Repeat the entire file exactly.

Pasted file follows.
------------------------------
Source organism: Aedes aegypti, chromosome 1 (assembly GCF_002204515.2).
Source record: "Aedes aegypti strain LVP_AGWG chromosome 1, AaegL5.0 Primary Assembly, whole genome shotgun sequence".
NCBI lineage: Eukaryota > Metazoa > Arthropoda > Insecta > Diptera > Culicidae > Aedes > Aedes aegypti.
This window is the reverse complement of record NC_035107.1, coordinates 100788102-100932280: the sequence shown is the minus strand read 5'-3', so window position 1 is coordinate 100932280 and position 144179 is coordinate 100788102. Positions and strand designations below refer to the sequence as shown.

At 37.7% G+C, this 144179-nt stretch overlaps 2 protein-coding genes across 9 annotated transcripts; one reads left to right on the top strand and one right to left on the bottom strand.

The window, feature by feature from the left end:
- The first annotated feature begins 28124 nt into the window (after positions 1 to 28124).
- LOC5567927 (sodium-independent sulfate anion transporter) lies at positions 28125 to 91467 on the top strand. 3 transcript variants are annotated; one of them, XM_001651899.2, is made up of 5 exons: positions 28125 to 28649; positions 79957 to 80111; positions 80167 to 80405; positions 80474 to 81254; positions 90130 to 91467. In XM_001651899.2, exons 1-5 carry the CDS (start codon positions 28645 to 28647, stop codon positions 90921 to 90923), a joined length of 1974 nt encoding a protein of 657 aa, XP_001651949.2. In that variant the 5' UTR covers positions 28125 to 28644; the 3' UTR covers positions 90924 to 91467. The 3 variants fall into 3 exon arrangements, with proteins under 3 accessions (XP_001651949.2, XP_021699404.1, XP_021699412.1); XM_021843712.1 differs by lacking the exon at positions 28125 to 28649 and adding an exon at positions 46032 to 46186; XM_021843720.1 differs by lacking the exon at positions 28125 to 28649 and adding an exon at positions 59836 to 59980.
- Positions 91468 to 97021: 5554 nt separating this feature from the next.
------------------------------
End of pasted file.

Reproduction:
Source organism: Aedes aegypti, chromosome 1 (assembly GCF_002204515.2).
Source record: "Aedes aegypti strain LVP_AGWG chromosome 1, AaegL5.0 Primary Assembly, whole genome shotgun sequence".
NCBI lineage: Eukaryota > Metazoa > Arthropoda > Insecta > Diptera > Culicidae > Aedes > Aedes aegypti.
This window is the reverse complement of record NC_035107.1, coordinates 100788102-100932280: the sequence shown is the minus strand read 5'-3', so window position 1 is coordinate 100932280 and position 144179 is coordinate 100788102. Positions and strand designations below refer to the sequence as shown.

At 37.7% G+C, this 144179-nt stretch overlaps 2 protein-coding genes across 9 annotated transcripts; one reads left to right on the top strand and one right to left on the bottom strand.

The window, feature by feature from the left end:
- The first annotated feature begins 28124 nt into the window (after positions 1 to 28124).
- LOC5567927 (sodium-independent sulfate anion transporter) lies at positions 28125 to 91467 on the top strand. 3 transcript variants are annotated; one of them, XM_001651899.2, is made up of 5 exons: positions 28125 to 28649; positions 79957 to 80111; positions 80167 to 80405; positions 80474 to 81254; positions 90130 to 91467. In XM_001651899.2, exons 1-5 carry the CDS (start codon positions 28645 to 28647, stop codon positions 90921 to 90923), a joined length of 1974 nt encoding a protein of 657 aa, XP_001651949.2. In that variant the 5' UTR covers positions 28125 to 28644; the 3' UTR covers positions 90924 to 91467. The 3 variants fall into 3 exon arrangements, with proteins under 3 accessions (XP_001651949.2, XP_021699404.1, XP_021699412.1); XM_021843712.1 differs by lacking the exon at positions 28125 to 28649 and adding an exon at positions 46032 to 46186; XM_021843720.1 differs by lacking the exon at positions 28125 to 28649 and adding an exon at positions 59836 to 59980.
- Positions 91468 to 97021: 5554 nt separating this feature from the next.